WASHINGTON, May 21, 2014 — The last decade has seen increasing reports on the arming of federal agencies, the militarization of local police forces, and the alleged hording of ammunition by government agencies. The Bundy ranch standoff highlighted the levels that the government is willing to go to enforce regulations and intimidate the public.
Other reports claim that stories about the Department of Homeland Security buying over a billion rounds of ammunition are false, or that the contract was to be spread over several years. Public concern with the issue has died down.
But the story is back. It seems that the federal government is not finished buying ammunition.
The smallest volume bid, posted by the Department of Justice, is for 46,000 rounds of .223, 4,750 rounds of 12 gauge buckshot, and 95,000 rounds of 9mm.
The next highest volume bid, posted by the Department of Homeland Security, is for 4.8 million rounds of .357 ammunition a year, with 24 million rounds total in the contract.
The highest volume bid is again posted by the Department of Homeland Security, for 50 million rounds of Smith and Wesson .40cal ammunition, for a total of 250 million rounds over duration of the contract.
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That is over 270 million rounds of ammunition.
These amounts are absurd. DHS has roughly 160,000 armed agents, including the Coast Guard. At the rate the DHS is purchasing ammunition, over the next five years they will have roughly 1,600 rounds of ammunition per armed agent. This does not include the millions of rounds already purchased under previous contracts over the last few years. The exact ammunition stockpile of the DHS is unknown.
These bid solicitations come at a time when the United States is attempting recovery. Tensions between the government and the people are high, the majority of Americans believe the government is too big, and that it oversteps its power.
At the same time, the government is increasing its size, they are training new agents, they are ordering more guns, and they are buying more ammunition.
Violent crime is down in the United States, and has been going down for years. Expanding the Department of Homeland Security in terms of agents and assets seems to be unnecessary in the face of a safer America.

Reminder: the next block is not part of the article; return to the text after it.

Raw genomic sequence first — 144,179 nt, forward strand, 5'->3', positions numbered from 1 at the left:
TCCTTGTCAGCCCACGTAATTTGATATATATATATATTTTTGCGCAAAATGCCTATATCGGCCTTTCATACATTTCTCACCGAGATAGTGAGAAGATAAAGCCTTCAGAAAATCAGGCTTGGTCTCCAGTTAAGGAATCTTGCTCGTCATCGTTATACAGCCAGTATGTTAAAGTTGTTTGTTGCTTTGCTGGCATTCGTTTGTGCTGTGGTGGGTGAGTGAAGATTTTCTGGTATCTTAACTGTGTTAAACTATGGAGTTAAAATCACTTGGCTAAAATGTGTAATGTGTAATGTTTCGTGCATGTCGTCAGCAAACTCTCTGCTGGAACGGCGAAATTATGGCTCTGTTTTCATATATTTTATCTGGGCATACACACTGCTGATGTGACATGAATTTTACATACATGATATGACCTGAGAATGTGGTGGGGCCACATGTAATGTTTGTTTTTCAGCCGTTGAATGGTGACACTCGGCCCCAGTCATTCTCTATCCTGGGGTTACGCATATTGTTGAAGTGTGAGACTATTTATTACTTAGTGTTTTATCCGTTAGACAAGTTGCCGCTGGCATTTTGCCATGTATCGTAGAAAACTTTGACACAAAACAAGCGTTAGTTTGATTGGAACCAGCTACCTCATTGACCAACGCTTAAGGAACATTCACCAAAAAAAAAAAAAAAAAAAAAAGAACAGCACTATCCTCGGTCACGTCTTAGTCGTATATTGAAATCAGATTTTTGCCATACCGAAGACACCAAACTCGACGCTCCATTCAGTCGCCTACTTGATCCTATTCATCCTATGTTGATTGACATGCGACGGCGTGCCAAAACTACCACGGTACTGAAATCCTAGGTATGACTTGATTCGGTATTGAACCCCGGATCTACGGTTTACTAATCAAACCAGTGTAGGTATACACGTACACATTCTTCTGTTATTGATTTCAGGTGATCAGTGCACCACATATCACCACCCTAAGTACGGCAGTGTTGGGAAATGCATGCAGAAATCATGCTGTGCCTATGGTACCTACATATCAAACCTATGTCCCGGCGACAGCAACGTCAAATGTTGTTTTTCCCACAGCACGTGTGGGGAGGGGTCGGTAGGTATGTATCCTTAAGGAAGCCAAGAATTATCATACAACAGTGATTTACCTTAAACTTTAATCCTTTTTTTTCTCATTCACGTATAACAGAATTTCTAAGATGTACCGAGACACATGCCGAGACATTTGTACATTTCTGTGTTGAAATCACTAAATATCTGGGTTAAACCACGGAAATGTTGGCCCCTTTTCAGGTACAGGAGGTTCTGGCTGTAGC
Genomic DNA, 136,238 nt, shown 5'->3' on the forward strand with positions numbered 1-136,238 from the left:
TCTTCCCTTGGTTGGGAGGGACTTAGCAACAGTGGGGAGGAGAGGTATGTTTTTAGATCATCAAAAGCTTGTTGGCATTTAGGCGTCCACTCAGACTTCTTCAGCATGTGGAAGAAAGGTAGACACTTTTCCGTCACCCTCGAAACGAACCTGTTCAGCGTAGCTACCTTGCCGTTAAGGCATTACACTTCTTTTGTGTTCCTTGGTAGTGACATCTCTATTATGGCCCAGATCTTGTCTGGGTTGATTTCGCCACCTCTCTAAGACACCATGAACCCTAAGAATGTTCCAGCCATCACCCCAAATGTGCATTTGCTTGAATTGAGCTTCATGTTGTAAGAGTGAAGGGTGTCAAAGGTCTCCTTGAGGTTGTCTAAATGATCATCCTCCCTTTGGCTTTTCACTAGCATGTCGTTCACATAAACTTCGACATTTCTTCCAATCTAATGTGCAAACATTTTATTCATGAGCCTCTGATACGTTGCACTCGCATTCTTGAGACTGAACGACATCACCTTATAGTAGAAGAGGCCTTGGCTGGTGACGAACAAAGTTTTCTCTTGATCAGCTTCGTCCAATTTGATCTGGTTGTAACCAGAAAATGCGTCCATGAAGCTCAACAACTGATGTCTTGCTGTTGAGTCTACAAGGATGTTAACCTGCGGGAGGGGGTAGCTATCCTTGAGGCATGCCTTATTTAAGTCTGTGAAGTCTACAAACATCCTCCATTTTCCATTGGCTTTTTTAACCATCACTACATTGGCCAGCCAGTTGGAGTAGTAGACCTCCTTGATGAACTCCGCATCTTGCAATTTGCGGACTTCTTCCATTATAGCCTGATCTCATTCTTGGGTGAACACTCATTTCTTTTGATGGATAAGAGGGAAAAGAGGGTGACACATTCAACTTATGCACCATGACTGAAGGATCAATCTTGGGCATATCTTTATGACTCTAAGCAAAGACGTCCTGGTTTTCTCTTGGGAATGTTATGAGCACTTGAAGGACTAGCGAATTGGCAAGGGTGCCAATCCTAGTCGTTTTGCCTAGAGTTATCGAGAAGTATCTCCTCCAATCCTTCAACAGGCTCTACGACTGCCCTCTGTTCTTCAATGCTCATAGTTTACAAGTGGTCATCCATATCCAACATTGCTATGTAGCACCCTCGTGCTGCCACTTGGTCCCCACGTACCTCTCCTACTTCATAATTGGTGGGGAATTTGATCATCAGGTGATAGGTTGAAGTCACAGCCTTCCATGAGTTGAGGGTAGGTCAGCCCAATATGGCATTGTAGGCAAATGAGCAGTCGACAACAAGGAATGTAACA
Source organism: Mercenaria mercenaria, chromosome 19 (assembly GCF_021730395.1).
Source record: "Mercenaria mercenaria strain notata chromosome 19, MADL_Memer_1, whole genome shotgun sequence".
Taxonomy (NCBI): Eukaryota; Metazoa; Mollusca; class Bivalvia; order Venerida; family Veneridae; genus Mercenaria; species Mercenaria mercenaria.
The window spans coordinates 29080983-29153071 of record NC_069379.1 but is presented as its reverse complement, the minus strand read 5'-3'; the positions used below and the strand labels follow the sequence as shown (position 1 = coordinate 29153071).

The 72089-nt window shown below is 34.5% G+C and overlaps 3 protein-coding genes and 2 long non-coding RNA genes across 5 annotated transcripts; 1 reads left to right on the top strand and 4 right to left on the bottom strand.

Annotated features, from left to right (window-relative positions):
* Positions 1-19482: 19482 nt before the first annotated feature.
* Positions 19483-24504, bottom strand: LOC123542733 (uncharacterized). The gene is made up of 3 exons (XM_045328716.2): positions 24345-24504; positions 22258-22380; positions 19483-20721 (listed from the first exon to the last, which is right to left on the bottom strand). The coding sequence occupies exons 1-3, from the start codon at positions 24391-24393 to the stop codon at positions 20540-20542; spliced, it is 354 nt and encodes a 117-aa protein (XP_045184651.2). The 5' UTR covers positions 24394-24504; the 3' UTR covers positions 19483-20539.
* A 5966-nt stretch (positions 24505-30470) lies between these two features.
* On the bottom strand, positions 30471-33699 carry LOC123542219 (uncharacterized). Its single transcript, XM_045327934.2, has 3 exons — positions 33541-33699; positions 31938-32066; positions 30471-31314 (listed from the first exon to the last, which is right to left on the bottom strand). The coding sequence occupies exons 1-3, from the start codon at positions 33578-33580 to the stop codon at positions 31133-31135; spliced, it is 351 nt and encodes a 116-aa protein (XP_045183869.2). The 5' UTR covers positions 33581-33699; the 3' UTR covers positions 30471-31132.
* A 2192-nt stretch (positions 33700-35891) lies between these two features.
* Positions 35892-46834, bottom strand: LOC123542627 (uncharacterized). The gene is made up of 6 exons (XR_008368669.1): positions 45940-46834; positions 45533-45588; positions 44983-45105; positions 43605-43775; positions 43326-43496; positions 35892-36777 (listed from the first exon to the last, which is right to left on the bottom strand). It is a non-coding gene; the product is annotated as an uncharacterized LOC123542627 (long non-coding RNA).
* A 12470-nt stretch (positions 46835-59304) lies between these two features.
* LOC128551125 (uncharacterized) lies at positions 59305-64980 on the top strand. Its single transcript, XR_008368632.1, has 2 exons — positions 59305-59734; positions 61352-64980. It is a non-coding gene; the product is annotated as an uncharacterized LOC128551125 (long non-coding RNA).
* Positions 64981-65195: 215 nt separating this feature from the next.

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We are trying to recover from economic turmoil; the recession hit many people hard. The government is in massive debt, they are cutting benefits to the military, they have cancelled White House tours, and they are threatening to shut down roads if certain funds are not rejuvenated. Yet the government sees no problem in spending millions on ammunition that it does not need, for agents it does not need.
What does the Department of Homeland Security do? They keep us safe, and they assist in hunting down terrorists. But according to the White House, al-Qaeda is on the run and radical Islamists are not a threat, so this acquisition seems excessive.
The DHS already has many millions of rounds stockpiled. Just as the government tells civilians all the time that they do not “need” a 30-round magazine, the government does not “need” 200 million rounds of .40cal ammunition, especially when we apparently don’t have money to fix roads or fund Social Security, or continue to provide the promised benefits to our veterans. It is also possible that they are attempting to create another ammunition shortage. The .357 and .40 rounds are very popular for self-defense, so that’s plausible.
This will not be the last of these purchases; no doubt the DHS will claim that they need these rounds for training purposes, they will explain that they really do need this ammunition because they train year-round, and they will explain that everything is alright, and there is nothing to see here.
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